Warriors will regret it forever if they don't at least try for immortality


Imagine that, in mid-to-late June, we have an NBA champion, and — surprise, surprise! — it’s not the Golden State Warriors. It’s the Cavaliers or the Spurs or, heck, the Jazz. There will be some, undoubtedly, who will point to the excess strain put on the Ws during their chase to top the 1995-96 Bulls for NBA’s all-time best record, and the claim will be made that the focus on the record was the reason for their failure to repeat.

Let’s establish now, with the Warriors at 70 wins and two months to go before the title is decided, that such a claim should be called out for the baloney it is. This record is such a rare opportunity, and has little bearing on what happens in the coming months. The Warriors have pursued 73 wins all year, and coach Steve Kerr should keep pursuing the goal now that we’re 79 games in.

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The Warriors might be a bit mentally fatigued from the pressure of the record chase. That’s shown itself in the last three weeks, dating back to their defeat in San Antonio on March 19. Including that game, they’ve gone 8-3, and their margin of victory has been a pedestrian 6.7 points.

But the notion of resting players or pulling back on minutes here in the final few days of the season makes little sense. The Warriors have a chance to etch their names into NBA history, to establish one of the most impressive records in all sports. You can hardly blame Warriors players for wanting to lift themselves to that level, even if the price is some added psychological pressure and attention.

Listen to Draymond Green tell it like he always does. "I think everything is gravy from this point for Coach Kerr, because all he wanted was the No. 1 seed," the Warriors forward said Thursday. "I think (for) a lot of guys in the locker room, it’s not gravy. We put ourselves in position all year. ... So to get this far and kind of tank it and say, ‘Aw, never mind'? Let’s face it, we’ll probably never get to this point again. That’s why it’s only been done one time."

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If you can’t handle added psychological pressure and attention, you’re not going to win a championship anyway. These Warriors did that last year, and there’s no reason they won’t do that again this year, whether they finish with 70 or 72 or 73 wins.

There’s no evidence that suggests teams that winning too much in the regular season is a playoff disadvantage. The playoff success rate of the best teams in regular-season history is undeniable. There have been 17 NBA teams to finish with 65 wins or more, and 14 of them won championships.

One of those three, the 1972-73 Celtics, mostly failed to win a championship because John Havlicek had a nasty shoulder injury. The 2008-09 Cavaliers simply ran into a tougher team, the 62-win Celtics, in the conference finals. Only one completely choked—the 2006-07 Mavericks, who lost to No. 8 seed Golden State, a team that acquired Baron Davis and later finished the year on a 16-5 run.

If it’s rest and recovery you’re worried about, maybe you need a refresher on how the NBA playoffs work.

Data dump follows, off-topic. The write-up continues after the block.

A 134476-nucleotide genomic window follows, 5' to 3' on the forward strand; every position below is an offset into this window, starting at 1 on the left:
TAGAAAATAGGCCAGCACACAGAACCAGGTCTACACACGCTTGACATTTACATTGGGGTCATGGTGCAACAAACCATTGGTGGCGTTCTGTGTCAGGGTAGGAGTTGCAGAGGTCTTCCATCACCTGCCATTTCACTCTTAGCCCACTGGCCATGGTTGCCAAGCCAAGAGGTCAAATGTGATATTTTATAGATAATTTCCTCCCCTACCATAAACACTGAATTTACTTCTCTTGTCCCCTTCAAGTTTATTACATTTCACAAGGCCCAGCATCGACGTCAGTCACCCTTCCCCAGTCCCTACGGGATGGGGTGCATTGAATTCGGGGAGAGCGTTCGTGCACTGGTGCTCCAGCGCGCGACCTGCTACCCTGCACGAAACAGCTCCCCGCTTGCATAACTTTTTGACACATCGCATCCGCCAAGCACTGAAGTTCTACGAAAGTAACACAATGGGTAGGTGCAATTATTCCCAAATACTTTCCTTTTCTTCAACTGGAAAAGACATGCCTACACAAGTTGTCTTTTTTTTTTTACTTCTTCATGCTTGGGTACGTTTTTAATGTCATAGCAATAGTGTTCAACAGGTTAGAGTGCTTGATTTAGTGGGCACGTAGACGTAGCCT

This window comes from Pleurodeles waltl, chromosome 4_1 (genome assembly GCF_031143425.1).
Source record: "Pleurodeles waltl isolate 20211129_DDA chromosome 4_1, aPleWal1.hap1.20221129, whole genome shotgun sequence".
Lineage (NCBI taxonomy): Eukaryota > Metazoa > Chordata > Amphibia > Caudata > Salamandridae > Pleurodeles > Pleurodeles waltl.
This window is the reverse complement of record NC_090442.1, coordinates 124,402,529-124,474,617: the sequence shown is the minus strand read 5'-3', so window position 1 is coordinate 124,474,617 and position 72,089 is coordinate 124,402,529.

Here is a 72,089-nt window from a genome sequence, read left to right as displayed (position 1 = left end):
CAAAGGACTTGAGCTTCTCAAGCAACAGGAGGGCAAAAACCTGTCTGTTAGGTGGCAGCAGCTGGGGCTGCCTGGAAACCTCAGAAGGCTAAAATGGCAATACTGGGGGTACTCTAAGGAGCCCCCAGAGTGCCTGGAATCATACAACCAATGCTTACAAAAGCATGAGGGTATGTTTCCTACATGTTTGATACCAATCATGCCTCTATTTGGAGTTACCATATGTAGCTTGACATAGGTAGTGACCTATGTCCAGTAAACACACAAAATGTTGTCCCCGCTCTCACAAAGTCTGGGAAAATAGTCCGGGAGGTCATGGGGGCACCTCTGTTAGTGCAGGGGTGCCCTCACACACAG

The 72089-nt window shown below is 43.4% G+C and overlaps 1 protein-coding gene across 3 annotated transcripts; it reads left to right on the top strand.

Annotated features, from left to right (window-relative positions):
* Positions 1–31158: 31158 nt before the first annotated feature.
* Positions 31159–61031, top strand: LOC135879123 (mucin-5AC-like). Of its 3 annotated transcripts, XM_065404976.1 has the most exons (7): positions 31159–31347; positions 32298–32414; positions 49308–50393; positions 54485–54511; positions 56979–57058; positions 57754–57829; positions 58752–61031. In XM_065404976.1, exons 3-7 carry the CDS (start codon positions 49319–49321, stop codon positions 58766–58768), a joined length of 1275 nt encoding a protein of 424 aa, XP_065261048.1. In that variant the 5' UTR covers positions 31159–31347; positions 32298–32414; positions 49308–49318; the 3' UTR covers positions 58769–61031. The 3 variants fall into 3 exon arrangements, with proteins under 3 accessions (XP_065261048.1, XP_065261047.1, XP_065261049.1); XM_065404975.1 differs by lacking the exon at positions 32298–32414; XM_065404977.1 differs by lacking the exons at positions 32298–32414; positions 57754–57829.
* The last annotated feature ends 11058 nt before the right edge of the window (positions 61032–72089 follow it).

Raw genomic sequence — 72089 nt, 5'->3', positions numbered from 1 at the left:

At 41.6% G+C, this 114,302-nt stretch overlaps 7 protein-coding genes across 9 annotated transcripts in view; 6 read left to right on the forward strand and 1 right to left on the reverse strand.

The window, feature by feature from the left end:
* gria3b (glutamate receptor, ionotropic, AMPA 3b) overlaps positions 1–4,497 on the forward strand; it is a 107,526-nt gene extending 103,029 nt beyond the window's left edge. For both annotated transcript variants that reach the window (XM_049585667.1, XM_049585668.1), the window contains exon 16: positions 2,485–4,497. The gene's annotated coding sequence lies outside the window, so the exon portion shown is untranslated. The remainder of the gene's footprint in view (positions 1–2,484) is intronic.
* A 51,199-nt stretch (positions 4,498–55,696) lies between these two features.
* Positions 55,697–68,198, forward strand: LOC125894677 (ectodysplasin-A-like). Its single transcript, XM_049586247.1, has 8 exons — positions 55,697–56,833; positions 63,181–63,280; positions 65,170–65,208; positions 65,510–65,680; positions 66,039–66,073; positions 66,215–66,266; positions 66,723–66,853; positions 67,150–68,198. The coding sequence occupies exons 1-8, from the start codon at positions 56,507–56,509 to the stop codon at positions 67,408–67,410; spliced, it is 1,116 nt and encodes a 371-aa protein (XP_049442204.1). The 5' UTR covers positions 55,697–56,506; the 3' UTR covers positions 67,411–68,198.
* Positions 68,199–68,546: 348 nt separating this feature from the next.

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Before the playoffs, the Warriors will get two days off, at least, after their finale next Wednesday. They’ll get a day off between Games 1 and 2, two days off after that, and another day off between Game 3 and 4. Last year, the Warriors swept their first-round series against New Orleans and wound up with a full seven-day break before Round 2 began. Finish the first round quickly, and there will be time to recharge then.

All year, the Warriors have kept players to relatively limited minutes to have their bodies fresh for the spring run. In doing so, they’ve limited physical wear-and-tear and still put themselves in position to seize the league’s most impressive record. There would be no sense in pulling back on that now.

There’s a chance that the Warriors could set the record but then lose the NBA championship, and there would be heartbreak aplenty if that were the case. But there’s also a chance that they could sit everybody for the next few days, get rested up ahead of the postseason, and still get beaten in the playoffs. Doing one does not guarantee the other.

It’s a different animal, of course, but the Colts of 2009 come to mind. That team was 14-0 and, rather than attempting to go undefeated, sat players in the final two games. The payoff was a Super Bowl drubbing at the hands of the Saints. Four years after that, lineman Jeff Saturday told the Indianapolis Star that he still wished management had tried to win the final two games, because the record would have been, “highest goal you can reach. And we were so close.”

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Do the Warriors want to leave these players with that sort of regret? Especially when there’s no certainty that the rest will yield wins?

The NBA championship is not going to be decided by how much rest the Warriors get in the next couple of days, or how fervently they push to set the league’s record for wins. If, eight weeks or so from now,  Golden State lo

ses to, say, the Spurs, in the conference final, it will be because San Antonio can match the Warriors’ depth and coach Gregg Popovich is as shrewd as Kerr at creating and covering for mismatches. It’ll be because the Spurs went out and added LaMarcus Aldridge in free agency.

It won’t be because the Warriors tried too hard to win too many regular-season games. They’re used to fatigue and pressure already. It’ll be around all through the postseason. It always is. In the meantime, the Warriors would be well-advised to keep going for the record.